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Mark Bello
Mark Bello
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Good For Cleaning….and Yummy Looking Too!

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Liquid laundry pods entered the market in 2010 as single-use laundry packs for convenience, but did you know it has also posed serious health risks to young children? Take a look – which ones are pods and which are candy?

candy and pods

Maybe you know, but most little children can’t tell the difference. All their sparkling eyes see is brightly-colored wrapped candy.

In September 2012, Consumer Reports called on manufacturers to make pods safer. Many responded by making outer packages opaque and harder to open. Some companies said they plan to coat their product in a bitter-tasting substance, so if children do get a hold of them, they won’t want to keep the pod in their mouth.

Despite the efforts thus far, too many children are still being injured every year. In 2013, poison-control centers nationwide logged 10,877 calls about children under age six who ingested, inhaled or got detergent from the packets on their skin; in 2014, the number increased to 11,714 such calls. With 6,036 calls reported in the first half of 2015 alone, the trend is only going up. Since 2013, at least two children have died after ingesting a pod.

According to the National Poison Data System, children who ingest detergent from the pods can experience vomiting, chemical burns, respiratory problems, seizures, loss of consciousness and fluid in the lungs. If their eye accidentally comes into contact with the pods, exposure can cause severe irritation or even a temporary loss of vision.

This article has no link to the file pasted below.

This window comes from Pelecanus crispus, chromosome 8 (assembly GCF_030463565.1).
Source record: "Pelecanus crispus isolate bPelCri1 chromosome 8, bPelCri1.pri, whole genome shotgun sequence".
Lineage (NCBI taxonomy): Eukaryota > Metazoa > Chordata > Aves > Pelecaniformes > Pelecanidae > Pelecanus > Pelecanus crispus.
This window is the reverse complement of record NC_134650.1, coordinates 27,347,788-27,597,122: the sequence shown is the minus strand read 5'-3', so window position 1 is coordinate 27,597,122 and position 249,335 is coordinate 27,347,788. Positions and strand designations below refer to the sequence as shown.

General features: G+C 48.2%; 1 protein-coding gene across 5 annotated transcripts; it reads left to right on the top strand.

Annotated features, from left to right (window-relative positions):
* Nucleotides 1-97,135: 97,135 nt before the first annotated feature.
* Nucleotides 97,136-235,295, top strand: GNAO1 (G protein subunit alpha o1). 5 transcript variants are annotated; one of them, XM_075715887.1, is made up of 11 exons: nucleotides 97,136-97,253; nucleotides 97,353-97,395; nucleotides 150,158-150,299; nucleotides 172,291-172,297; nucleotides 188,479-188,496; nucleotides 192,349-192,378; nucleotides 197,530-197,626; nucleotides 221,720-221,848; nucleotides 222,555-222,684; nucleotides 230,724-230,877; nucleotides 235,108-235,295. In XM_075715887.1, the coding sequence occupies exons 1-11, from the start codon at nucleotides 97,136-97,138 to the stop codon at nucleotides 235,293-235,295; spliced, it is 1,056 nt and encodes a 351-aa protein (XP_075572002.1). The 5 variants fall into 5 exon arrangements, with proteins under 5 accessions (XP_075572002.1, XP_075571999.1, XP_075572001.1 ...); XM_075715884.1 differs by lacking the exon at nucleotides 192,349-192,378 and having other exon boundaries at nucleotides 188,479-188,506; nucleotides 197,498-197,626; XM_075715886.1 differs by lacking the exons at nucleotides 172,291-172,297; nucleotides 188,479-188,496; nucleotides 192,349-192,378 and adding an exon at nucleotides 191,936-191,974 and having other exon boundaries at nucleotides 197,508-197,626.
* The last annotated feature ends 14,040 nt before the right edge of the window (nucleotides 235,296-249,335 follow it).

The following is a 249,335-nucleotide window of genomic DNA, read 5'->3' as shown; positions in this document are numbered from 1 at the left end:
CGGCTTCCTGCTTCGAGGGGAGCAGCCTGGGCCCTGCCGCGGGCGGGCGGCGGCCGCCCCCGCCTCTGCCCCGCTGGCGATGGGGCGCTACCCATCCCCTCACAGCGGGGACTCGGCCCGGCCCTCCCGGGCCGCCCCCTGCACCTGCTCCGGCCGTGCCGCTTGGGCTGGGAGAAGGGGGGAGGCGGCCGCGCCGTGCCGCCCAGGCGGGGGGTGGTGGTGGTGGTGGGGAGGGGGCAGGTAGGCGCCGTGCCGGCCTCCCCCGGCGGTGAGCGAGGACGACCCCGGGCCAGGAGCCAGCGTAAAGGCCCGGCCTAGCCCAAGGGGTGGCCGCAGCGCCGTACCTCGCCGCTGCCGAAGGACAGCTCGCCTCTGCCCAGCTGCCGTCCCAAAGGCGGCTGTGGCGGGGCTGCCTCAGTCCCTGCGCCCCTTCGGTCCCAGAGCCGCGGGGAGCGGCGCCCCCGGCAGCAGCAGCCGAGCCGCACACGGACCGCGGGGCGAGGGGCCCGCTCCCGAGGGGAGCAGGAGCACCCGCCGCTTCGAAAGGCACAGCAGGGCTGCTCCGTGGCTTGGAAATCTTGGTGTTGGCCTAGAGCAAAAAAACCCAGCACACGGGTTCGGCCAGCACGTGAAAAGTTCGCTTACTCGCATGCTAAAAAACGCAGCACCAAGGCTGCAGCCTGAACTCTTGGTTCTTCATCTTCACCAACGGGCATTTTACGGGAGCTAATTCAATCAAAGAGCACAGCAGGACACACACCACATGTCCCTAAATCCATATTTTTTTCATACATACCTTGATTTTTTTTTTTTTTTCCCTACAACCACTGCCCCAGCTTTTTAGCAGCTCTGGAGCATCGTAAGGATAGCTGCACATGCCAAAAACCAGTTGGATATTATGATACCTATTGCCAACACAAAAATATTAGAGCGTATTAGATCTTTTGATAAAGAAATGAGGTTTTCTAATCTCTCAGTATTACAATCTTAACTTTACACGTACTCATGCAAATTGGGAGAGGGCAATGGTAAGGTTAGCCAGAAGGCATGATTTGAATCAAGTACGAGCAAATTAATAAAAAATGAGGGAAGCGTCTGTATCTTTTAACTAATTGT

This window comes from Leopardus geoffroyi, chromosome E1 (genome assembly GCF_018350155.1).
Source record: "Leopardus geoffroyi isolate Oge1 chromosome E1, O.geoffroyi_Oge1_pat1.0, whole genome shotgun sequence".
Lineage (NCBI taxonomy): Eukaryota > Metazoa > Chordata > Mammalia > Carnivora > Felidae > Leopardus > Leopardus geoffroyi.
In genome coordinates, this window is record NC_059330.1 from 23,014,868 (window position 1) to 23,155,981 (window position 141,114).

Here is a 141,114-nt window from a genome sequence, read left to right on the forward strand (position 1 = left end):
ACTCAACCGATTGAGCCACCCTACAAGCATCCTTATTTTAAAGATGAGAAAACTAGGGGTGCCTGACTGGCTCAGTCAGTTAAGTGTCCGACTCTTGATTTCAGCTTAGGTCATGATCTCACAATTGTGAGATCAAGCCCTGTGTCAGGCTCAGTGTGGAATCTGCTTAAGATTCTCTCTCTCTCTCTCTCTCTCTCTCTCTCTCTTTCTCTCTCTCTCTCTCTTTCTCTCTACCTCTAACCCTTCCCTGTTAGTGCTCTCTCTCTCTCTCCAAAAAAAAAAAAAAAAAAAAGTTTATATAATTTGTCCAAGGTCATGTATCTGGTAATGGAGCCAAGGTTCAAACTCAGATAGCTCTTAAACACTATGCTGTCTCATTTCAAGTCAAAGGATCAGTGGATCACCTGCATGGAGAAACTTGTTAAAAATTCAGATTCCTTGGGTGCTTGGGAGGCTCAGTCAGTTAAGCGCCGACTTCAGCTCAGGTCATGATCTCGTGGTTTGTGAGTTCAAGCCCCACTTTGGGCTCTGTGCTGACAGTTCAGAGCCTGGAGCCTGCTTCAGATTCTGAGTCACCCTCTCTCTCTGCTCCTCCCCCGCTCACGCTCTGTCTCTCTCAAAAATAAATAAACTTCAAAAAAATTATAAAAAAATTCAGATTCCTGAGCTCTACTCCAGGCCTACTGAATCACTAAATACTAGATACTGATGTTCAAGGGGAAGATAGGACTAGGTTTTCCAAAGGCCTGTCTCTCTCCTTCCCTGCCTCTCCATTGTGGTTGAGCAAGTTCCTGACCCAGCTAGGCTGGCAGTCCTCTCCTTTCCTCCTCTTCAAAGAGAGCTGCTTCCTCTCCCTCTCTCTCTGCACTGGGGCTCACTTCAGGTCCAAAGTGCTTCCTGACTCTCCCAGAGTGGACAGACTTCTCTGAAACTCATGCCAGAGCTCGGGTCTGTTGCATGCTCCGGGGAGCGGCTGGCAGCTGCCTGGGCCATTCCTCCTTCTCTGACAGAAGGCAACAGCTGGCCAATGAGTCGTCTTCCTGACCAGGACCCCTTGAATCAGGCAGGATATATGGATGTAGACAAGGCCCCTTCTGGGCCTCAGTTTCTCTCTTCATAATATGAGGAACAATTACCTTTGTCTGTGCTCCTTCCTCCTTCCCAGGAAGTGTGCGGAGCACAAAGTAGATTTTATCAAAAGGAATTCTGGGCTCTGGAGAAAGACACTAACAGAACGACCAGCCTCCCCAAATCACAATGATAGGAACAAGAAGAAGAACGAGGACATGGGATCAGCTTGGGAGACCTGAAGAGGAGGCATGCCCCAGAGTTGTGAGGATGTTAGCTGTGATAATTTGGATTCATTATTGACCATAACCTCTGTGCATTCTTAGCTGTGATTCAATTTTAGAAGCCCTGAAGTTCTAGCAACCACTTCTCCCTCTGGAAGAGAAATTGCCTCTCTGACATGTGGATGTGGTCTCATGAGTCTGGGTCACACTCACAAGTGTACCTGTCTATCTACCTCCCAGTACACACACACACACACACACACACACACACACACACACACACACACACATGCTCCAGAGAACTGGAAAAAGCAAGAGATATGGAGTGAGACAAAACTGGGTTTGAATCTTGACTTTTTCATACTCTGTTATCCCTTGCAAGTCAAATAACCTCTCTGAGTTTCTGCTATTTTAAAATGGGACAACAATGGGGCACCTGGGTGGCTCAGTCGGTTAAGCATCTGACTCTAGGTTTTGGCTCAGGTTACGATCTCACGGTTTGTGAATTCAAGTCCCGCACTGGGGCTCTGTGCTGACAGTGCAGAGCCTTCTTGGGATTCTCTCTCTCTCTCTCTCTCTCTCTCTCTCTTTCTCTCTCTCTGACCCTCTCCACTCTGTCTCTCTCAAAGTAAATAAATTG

While education is also important, it can only go so far. Even the most watchful of parents may turn their backs for a moment, which is enough time for a child to become seriously injured from a laundry detergent package. In order to keep our children safer, lawmakers hope to pass the Detergent Poisoning and Child Safety Act of 2015 (Detergent PACS Act of 2015) that would further improve the packaging on laundry pods, making them less appealing and accessible to children. The law would require that the Consumer Product Safety Commission (CPSC):

  • Require special packaging and warning labels.
  • Set standards to make the color and design of packets less attractive to children.
  • Require liquid composition standards to make the consequences of exposure less severe.

Despite this push for protection, the best line of defense is too keep the pods out of your home; the added convenience is not worth the danger. Now is a perfect time to start given the fact that most homes will soon have an assortment of candies from their little trick-or-treaters.

If these single-load laundry packets are still your go-to, here are recommendations from the American Cleaning Institute.

  • Always keep them safely away from children, out of reach or locked in cabinets and drawers.
  • Do not let children handle laundry packets
  • Do not puncture or pull packets apart
  • Store out of child’s sight and reach
  • Keep the container closed and dry
  • Packets quickly dissolve upon contact with water, wet hands, or saliva
  • Packets can rupture, releasing contents into eyes
  • If you think a child has been exposed to a single-load liquid laundry packet, call your local poison center at 1-800-222-1222 immediately.

Mark Bello is the CEO and General Counsel of Lawsuit Financial Corporation, a pro-justice lawsuit funding company.